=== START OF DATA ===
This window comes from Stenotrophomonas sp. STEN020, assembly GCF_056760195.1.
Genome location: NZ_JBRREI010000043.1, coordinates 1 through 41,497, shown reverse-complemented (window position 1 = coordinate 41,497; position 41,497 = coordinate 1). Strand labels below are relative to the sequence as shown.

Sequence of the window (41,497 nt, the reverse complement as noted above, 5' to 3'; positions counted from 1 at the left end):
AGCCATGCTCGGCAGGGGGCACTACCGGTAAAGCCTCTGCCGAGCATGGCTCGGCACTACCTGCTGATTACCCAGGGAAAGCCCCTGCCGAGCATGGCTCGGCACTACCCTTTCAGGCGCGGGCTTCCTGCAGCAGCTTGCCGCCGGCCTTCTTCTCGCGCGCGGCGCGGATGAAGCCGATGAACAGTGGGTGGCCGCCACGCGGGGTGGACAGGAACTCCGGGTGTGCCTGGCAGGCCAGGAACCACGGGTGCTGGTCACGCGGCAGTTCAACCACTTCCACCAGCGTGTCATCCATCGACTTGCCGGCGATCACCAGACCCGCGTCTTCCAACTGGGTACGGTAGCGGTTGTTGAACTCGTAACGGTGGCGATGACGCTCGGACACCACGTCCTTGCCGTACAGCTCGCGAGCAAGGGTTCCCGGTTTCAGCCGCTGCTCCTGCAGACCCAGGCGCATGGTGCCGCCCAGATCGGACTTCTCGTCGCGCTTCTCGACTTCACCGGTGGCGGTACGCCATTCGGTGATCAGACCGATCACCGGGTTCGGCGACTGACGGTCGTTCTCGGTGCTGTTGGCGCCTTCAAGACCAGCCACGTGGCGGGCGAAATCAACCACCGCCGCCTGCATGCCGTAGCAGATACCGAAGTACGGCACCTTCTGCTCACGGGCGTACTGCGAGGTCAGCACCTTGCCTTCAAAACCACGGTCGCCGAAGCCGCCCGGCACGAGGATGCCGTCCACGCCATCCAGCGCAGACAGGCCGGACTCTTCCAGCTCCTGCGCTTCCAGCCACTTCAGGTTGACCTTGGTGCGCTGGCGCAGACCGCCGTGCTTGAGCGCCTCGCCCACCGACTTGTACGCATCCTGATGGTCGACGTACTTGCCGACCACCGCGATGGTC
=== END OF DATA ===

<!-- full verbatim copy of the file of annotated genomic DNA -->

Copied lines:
This window comes from Stenotrophomonas sp. STEN020, assembly GCF_056760195.1.
Genome location: NZ_JBRREI010000043.1, coordinates 1 through 41,497, shown reverse-complemented (window position 1 = coordinate 41,497; position 41,497 = coordinate 1). Strand labels below are relative to the sequence as shown.

Sequence of the window (41,497 nt, the reverse complement as noted above, 5' to 3'; positions counted from 1 at the left end):
AGCCATGCTCGGCAGGGGGCACTACCGGTAAAGCCTCTGCCGAGCATGGCTCGGCACTACCTGCTGATTACCCAGGGAAAGCCCCTGCCGAGCATGGCTCGGCACTACCCTTTCAGGCGCGGGCTTCCTGCAGCAGCTTGCCGCCGGCCTTCTTCTCGCGCGCGGCGCGGATGAAGCCGATGAACAGTGGGTGGCCGCCACGCGGGGTGGACAGGAACTCCGGGTGTGCCTGGCAGGCCAGGAACCACGGGTGCTGGTCACGCGGCAGTTCAACCACTTCCACCAGCGTGTCATCCATCGACTTGCCGGCGATCACCAGACCCGCGTCTTCCAACTGGGTACGGTAGCGGTTGTTGAACTCGTAACGGTGGCGATGACGCTCGGACACCACGTCCTTGCCGTACAGCTCGCGAGCAAGGGTTCCCGGTTTCAGCCGCTGCTCCTGCAGACCCAGGCGCATGGTGCCGCCCAGATCGGACTTCTCGTCGCGCTTCTCGACTTCACCGGTGGCGGTACGCCATTCGGTGATCAGACCGATCACCGGGTTCGGCGACTGACGGTCGTTCTCGGTGCTGTTGGCGCCTTCAAGACCAGCCACGTGGCGGGCGAAATCAACCACCGCCGCCTGCATGCCGTAGCAGATACCGAAGTACGGCACCTTCTGCTCACGGGCGTACTGCGAGGTCAGCACCTTGCCTTCAAAACCACGGTCGCCGAAGCCGCCCGGCACGAGGATGCCGTCCACGCCATCCAGCGCAGACAGGCCGGACTCTTCCAGCTCCTGCGCTTCCAGCCACTTCAGGTTGACCTTGGTGCGCTGGCGCAGACCGCCGTGCTTGAGCGCCTCGCCCACCGACTTGTACGCATCCTGATGGTCGACGTACTTGCCGACCACCGCGATGGTC